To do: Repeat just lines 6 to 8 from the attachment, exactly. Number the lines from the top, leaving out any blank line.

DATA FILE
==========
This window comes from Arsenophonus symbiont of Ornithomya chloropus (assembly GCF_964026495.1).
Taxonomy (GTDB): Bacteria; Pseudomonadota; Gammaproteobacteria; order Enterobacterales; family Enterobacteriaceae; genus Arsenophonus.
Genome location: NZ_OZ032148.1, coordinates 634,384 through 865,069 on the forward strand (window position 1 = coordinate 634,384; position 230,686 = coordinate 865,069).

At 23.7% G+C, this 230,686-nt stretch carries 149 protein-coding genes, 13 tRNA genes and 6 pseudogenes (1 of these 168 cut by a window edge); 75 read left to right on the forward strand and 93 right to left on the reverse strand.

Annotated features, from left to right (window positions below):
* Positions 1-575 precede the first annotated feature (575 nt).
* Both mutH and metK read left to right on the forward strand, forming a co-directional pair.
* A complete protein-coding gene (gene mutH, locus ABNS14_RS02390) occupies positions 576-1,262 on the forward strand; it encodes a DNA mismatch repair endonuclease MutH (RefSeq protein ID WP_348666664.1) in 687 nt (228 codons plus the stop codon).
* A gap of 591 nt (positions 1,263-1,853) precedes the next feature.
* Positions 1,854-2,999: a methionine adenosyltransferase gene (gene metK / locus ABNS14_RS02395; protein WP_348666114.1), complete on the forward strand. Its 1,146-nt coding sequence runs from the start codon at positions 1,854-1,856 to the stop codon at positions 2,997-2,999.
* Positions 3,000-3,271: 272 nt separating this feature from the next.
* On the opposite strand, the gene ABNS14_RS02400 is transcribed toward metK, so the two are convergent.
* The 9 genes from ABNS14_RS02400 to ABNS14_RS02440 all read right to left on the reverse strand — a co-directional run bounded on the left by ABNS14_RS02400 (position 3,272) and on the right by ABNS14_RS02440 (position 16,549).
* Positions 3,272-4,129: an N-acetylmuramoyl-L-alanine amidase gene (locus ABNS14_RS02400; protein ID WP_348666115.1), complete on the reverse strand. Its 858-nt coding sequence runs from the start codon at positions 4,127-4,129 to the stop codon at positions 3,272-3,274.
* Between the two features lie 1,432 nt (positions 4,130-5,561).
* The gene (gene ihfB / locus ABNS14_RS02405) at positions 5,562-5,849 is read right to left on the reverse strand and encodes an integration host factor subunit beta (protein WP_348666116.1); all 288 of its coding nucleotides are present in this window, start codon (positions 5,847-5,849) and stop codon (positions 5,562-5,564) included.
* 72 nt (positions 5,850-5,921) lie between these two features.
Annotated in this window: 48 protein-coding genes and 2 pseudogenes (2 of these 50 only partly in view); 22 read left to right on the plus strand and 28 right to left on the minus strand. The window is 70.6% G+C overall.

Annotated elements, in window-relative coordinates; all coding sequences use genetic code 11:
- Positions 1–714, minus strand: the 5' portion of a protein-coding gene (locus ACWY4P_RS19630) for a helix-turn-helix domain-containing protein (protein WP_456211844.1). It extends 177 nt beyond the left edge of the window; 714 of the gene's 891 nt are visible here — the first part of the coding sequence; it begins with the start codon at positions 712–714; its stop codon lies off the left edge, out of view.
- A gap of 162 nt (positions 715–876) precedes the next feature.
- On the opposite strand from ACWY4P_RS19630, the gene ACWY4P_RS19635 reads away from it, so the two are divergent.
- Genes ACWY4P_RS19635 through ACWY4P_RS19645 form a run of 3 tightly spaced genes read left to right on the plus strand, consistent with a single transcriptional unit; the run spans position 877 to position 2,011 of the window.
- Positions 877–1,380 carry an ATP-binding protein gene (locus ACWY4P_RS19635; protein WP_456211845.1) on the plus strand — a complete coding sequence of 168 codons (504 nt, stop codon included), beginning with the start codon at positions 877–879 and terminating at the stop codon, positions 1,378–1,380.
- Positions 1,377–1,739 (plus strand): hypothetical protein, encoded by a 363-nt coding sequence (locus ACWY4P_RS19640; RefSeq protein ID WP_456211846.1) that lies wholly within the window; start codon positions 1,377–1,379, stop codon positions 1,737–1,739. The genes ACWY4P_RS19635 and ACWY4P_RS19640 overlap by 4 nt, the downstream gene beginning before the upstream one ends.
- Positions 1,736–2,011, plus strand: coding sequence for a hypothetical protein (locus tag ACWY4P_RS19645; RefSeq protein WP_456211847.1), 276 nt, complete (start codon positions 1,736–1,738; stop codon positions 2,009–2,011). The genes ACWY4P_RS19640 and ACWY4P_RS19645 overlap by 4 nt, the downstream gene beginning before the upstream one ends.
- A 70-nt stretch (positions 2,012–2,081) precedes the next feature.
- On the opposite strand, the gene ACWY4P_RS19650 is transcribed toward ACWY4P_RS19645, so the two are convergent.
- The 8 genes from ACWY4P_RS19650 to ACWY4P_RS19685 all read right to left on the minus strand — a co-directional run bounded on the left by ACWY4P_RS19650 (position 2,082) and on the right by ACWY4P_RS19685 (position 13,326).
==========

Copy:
* Positions 1-575 precede the first annotated feature (575 nt).
* Both mutH and metK read left to right on the forward strand, forming a co-directional pair.
* A complete protein-coding gene (gene mutH, locus ABNS14_RS02390) occupies positions 576-1,262 on the forward strand; it encodes a DNA mismatch repair endonuclease MutH (RefSeq protein ID WP_348666664.1) in 687 nt (228 codons plus the stop codon).